Balamuthia is a free-living amoeba found in soil and dust. It was first identified in 1986 in a specimen from the brain of a baboon that died in the San Diego Wild Animal Park. Since then, approximately 200 cases of Balamuthia disease have been reported worldwide with 70 of those cases being reported in the United States. Limited information is currently available about how a person becomes infected. Many believe that this parasite causes multiple health conditions, but medical technology is not trained to look for it, so conditions are misdiagnosed.
Balamuthia can cause Balamuthia granulomatous amebic encephalitis (GAE), a serious brain infection that is usually fatal. Balamuthia GAE occurs when the Balamuthia amoeba infects the body, possibly through skin wounds and cuts, or when dust containing Balamuthia is breathed in through the nose or mouth. The amoebae may travel to the brain directly through the sinuses or through the blood stream. Balamuthia GAE is very rare, but is usually a fatal disease.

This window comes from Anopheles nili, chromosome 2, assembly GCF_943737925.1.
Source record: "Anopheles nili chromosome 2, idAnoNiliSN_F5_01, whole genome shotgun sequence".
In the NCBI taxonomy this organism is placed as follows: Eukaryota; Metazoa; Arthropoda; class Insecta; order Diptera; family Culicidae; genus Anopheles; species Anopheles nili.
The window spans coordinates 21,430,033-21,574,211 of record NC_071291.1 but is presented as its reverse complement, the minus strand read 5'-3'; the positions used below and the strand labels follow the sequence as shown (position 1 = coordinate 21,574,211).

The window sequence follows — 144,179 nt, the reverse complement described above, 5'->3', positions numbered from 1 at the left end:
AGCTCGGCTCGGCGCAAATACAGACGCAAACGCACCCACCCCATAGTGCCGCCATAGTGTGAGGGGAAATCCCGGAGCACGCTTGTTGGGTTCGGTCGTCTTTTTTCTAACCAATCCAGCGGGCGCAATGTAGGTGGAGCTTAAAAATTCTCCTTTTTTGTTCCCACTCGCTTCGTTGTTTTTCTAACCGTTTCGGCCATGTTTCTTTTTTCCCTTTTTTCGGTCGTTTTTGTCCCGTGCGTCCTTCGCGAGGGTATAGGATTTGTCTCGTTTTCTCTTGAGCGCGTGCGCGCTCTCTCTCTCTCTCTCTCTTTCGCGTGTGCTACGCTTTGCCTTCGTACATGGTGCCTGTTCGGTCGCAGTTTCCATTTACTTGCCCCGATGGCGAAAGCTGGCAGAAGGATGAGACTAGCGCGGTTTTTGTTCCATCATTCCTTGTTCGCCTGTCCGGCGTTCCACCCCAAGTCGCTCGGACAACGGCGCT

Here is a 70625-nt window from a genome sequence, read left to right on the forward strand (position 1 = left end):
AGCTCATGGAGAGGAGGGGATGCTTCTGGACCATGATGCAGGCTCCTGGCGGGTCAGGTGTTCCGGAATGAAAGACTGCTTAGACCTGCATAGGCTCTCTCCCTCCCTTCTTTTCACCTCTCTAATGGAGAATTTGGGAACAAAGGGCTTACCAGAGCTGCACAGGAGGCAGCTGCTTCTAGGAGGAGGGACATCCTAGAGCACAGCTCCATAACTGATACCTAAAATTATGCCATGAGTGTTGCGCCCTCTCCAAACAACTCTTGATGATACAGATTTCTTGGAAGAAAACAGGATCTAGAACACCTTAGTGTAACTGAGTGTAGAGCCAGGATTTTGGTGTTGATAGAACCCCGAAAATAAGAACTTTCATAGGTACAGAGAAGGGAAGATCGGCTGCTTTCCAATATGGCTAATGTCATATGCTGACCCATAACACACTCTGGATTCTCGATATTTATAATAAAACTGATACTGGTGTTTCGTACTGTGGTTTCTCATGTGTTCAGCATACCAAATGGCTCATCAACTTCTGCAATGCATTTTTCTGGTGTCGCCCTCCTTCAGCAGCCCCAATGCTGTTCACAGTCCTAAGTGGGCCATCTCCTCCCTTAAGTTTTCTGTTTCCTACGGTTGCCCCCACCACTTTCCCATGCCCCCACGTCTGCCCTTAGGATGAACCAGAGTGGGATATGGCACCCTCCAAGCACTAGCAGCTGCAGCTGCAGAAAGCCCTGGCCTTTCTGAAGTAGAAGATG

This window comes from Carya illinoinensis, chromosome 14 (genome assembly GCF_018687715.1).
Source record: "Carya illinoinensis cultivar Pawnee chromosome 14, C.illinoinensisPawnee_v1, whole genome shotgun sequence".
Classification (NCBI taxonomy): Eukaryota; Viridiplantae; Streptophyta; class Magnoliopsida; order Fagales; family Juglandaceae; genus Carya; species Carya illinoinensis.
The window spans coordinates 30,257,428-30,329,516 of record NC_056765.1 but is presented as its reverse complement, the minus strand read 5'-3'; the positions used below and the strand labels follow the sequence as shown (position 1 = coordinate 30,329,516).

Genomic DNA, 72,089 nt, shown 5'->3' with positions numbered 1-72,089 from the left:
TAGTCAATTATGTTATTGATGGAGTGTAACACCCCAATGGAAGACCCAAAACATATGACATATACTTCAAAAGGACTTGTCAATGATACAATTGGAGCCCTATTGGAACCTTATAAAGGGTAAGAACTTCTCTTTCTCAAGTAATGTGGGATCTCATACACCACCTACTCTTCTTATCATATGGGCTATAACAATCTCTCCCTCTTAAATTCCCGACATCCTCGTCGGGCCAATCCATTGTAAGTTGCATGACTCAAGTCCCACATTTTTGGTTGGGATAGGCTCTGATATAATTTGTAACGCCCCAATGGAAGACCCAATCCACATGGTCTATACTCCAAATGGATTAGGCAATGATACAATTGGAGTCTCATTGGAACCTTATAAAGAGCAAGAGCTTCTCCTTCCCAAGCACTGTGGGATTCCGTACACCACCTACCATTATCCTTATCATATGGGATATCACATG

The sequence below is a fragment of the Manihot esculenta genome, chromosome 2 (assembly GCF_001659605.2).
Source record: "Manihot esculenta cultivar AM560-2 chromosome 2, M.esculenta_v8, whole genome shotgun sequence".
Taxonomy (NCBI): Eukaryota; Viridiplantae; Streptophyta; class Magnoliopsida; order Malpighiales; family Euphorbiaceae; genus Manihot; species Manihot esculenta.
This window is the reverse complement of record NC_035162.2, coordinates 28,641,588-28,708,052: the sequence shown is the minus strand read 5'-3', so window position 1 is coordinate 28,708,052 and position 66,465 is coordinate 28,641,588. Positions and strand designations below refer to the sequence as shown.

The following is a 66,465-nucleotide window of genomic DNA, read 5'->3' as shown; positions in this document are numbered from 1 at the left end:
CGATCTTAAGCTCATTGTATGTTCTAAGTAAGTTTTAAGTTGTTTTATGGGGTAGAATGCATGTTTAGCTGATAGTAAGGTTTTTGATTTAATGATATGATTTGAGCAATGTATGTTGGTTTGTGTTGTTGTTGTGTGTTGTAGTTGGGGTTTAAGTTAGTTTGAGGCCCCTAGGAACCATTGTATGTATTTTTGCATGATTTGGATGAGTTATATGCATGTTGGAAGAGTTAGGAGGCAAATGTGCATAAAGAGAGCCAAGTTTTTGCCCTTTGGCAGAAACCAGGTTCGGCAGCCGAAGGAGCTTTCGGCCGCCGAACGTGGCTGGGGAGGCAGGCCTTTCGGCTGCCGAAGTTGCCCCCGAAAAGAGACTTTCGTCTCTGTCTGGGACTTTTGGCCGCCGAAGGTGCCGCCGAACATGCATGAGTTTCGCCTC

Symptoms of Balamuthia disease can begin with a red area of skin on the face, torso, or limbs that increases over time. However, some people with Balamuthia never develop skin lesions. Instead, their symptoms begin when the amoebas infect the brain, causing Balamuthia GAE. Diagnosis of Balamuthia GAE can be difficult, as it is easily confused with other neurologic diseases, even non-infectious ones, like a stroke.